Urban Dispersion Program: Urban Measurements Applied to Emergency Response

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Air motions in and around cities are highly complex, and the increasing threat of harmful releases into urban atmospheres makes advancing the state-of-science of understanding and modeling atmospheric flows and dispersion in and around cities essential. The four-year Urban Dispersion Program (UDP) funded primarily by the U.S. Department of Homeland Security and the Defense Threat Reduction Agency has recently been completed. The program’s primary focus was to conduct tracer and meteorological field studies in Manhattan to improve our understanding of flow and dispersion of airborne contaminants through and around the deep street canyons of New York City, including outdoor-indoor-subway exchange ... continued below

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Allwine, K. Jerry; Clawson, Kirk L.; Flaherty, Julia E.; Heiser, John H.; Hosker, Rayford P.; Leach, Martin J. et al. September 10, 2007.

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Air motions in and around cities are highly complex, and the increasing threat of harmful releases into urban atmospheres makes advancing the state-of-science of understanding and modeling atmospheric flows and dispersion in and around cities essential. The four-year Urban Dispersion Program (UDP) funded primarily by the U.S. Department of Homeland Security and the Defense Threat Reduction Agency has recently been completed. The program’s primary focus was to conduct tracer and meteorological field studies in Manhattan to improve our understanding of flow and dispersion of airborne contaminants through and around the deep street canyons of New York City, including outdoor-indoor-subway exchange mechanisms. Additionally, urban dispersion models are being validated and first-responder guidance are being refined using data collected during the two UDP field studies. Pacific Northwest National Laboratory led several government laboratories, universities and private companies in conducting the two UDP field studies. The first study was a small-scale study that investigated dispersion in the immediate vicinity of the Madison Square Garden during March 2005 (MSG05), while the second UDP study was an extensive study conducted during August 2005 in Midtown Manhattan (MID05). A brief overview of the UDP field studies will be given followed by a discussion of some limitations of current urban models in simulating dispersion in urban areas. Some first-responder guidance based on findings from recent urban field studies will also be presented.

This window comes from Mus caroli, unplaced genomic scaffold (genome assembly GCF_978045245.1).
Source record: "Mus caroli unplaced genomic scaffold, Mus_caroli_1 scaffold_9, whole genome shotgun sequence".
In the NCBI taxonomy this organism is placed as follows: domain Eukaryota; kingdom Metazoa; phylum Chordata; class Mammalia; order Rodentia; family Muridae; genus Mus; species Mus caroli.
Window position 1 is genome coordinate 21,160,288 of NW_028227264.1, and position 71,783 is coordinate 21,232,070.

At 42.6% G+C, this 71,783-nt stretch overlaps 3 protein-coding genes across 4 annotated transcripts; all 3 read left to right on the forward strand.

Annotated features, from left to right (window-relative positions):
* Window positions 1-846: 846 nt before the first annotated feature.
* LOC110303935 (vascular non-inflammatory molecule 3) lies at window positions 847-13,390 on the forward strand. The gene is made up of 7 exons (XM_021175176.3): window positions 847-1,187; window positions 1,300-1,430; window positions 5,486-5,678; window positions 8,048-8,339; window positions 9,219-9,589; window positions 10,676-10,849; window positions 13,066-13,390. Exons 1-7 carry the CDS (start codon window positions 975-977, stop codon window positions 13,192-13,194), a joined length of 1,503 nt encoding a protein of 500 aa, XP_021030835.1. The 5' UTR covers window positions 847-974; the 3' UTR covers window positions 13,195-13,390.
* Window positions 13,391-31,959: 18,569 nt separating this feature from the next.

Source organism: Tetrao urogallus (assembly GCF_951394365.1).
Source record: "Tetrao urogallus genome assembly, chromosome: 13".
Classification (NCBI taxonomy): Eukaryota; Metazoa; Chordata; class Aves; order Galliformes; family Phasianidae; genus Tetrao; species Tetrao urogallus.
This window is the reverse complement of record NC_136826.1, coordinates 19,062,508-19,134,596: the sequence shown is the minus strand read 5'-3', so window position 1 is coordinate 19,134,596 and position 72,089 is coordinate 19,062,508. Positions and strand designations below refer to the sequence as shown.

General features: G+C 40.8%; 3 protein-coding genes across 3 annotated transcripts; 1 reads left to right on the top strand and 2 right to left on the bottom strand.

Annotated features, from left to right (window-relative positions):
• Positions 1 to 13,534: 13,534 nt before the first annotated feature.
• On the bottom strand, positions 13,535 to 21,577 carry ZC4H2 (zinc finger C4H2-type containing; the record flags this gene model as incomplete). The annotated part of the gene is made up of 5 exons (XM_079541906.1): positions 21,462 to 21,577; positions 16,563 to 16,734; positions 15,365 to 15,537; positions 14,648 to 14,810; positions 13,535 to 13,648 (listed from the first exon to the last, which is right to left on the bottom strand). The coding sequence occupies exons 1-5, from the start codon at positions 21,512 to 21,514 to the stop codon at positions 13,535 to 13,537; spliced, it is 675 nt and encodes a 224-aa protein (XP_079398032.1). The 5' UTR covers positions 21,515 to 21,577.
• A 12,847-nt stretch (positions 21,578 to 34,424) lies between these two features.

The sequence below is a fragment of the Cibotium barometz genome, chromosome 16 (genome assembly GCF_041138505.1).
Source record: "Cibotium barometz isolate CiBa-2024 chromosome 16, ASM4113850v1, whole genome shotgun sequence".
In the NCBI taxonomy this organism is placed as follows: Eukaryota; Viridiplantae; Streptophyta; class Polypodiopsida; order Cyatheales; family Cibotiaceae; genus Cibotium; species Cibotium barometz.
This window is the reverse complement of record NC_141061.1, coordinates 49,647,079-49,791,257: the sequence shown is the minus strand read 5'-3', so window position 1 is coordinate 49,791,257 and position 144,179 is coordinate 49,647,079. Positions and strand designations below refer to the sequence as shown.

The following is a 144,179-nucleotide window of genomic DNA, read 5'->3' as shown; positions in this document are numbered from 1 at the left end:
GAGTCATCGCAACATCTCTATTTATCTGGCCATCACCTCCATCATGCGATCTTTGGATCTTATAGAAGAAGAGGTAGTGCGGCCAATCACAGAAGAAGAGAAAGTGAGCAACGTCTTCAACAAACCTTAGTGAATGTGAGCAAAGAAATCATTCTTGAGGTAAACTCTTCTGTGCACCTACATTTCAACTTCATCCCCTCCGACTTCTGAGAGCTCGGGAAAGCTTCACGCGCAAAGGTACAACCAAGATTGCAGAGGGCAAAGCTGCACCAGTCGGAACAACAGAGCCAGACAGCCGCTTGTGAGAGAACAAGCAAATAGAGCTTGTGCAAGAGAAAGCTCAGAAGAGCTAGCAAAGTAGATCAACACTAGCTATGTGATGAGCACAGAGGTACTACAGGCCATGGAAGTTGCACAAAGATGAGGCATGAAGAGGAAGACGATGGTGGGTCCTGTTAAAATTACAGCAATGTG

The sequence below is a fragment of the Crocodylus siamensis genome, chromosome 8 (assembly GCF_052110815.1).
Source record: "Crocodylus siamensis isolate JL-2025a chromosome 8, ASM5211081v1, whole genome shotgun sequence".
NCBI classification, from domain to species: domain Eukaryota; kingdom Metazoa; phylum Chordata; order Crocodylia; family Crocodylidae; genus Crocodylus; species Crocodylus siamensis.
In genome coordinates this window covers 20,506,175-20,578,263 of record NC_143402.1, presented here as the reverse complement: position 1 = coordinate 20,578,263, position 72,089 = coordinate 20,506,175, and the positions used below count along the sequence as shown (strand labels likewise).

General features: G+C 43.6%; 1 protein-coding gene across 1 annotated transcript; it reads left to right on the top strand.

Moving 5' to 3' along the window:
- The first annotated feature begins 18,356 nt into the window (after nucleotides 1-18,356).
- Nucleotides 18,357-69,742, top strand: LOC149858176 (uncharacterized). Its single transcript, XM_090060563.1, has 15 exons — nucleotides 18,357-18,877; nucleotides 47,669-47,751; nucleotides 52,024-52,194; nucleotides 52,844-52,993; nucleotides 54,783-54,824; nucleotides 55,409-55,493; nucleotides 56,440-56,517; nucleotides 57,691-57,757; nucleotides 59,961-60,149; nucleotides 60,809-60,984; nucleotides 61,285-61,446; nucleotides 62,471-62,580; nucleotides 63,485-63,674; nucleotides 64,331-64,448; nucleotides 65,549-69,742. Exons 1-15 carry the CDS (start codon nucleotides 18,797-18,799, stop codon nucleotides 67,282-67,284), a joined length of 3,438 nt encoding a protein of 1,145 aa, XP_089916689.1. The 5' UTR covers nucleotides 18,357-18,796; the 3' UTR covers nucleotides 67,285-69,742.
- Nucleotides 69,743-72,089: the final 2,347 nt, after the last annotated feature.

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  • American Meteorological Society's Seventh Symposium on the Urban Environment, 10-13 September 2007, San Diego, CA

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  • Report No.: PNNL-SA-56902
  • Grant Number: AC05-76RL01830
  • Office of Scientific & Technical Information Report Number: 918846
  • Archival Resource Key: ark:/67531/metadc891371

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  • September 10, 2007

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  • Sept. 22, 2016, 2:13 a.m.

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  • Oct. 26, 2016, 1:26 p.m.

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Allwine, K. Jerry; Clawson, Kirk L.; Flaherty, Julia E.; Heiser, John H.; Hosker, Rayford P.; Leach, Martin J. et al. Urban Dispersion Program: Urban Measurements Applied to Emergency Response, article, September 10, 2007; (digital.library.unt.edu/ark:/67531/metadc891371/: accessed November 18, 2018), University of North Texas Libraries, Digital Library, digital.library.unt.edu; crediting UNT Libraries Government Documents Department.